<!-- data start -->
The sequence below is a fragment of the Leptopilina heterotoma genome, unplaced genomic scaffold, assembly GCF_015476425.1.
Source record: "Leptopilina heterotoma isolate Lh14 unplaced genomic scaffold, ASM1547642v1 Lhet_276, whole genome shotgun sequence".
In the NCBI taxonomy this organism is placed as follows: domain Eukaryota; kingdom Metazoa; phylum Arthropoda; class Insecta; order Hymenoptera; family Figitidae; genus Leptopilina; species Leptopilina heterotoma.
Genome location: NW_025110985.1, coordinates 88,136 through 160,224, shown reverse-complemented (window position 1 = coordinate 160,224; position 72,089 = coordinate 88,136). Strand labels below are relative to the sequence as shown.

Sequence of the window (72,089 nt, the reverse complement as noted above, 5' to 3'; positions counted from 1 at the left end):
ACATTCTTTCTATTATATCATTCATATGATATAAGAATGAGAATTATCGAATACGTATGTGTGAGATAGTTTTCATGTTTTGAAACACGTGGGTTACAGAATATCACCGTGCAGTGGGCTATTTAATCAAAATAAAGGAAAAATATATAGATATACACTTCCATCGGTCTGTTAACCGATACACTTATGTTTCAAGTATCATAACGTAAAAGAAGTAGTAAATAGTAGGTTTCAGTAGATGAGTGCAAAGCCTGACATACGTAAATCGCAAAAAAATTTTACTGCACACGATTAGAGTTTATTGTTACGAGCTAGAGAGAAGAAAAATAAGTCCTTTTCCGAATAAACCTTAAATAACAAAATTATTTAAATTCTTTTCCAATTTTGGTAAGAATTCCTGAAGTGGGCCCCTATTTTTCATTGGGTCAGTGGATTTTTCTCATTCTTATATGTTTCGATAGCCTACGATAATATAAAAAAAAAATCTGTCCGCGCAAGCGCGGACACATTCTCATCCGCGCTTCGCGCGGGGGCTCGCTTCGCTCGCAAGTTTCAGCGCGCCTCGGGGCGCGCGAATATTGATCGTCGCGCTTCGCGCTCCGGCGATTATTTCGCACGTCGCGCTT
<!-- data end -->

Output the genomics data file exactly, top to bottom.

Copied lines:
The sequence below is a fragment of the Leptopilina heterotoma genome, unplaced genomic scaffold, assembly GCF_015476425.1.
Source record: "Leptopilina heterotoma isolate Lh14 unplaced genomic scaffold, ASM1547642v1 Lhet_276, whole genome shotgun sequence".
In the NCBI taxonomy this organism is placed as follows: domain Eukaryota; kingdom Metazoa; phylum Arthropoda; class Insecta; order Hymenoptera; family Figitidae; genus Leptopilina; species Leptopilina heterotoma.
Genome location: NW_025110985.1, coordinates 88,136 through 160,224, shown reverse-complemented (window position 1 = coordinate 160,224; position 72,089 = coordinate 88,136). Strand labels below are relative to the sequence as shown.

Sequence of the window (72,089 nt, the reverse complement as noted above, 5' to 3'; positions counted from 1 at the left end):
ACATTCTTTCTATTATATCATTCATATGATATAAGAATGAGAATTATCGAATACGTATGTGTGAGATAGTTTTCATGTTTTGAAACACGTGGGTTACAGAATATCACCGTGCAGTGGGCTATTTAATCAAAATAAAGGAAAAATATATAGATATACACTTCCATCGGTCTGTTAACCGATACACTTATGTTTCAAGTATCATAACGTAAAAGAAGTAGTAAATAGTAGGTTTCAGTAGATGAGTGCAAAGCCTGACATACGTAAATCGCAAAAAAATTTTACTGCACACGATTAGAGTTTATTGTTACGAGCTAGAGAGAAGAAAAATAAGTCCTTTTCCGAATAAACCTTAAATAACAAAATTATTTAAATTCTTTTCCAATTTTGGTAAGAATTCCTGAAGTGGGCCCCTATTTTTCATTGGGTCAGTGGATTTTTCTCATTCTTATATGTTTCGATAGCCTACGATAATATAAAAAAAAAATCTGTCCGCGCAAGCGCGGACACATTCTCATCCGCGCTTCGCGCGGGGGCTCGCTTCGCTCGCAAGTTTCAGCGCGCCTCGGGGCGCGCGAATATTGATCGTCGCGCTTCGCGCTCCGGCGATTATTTCGCACGTCGCGCTT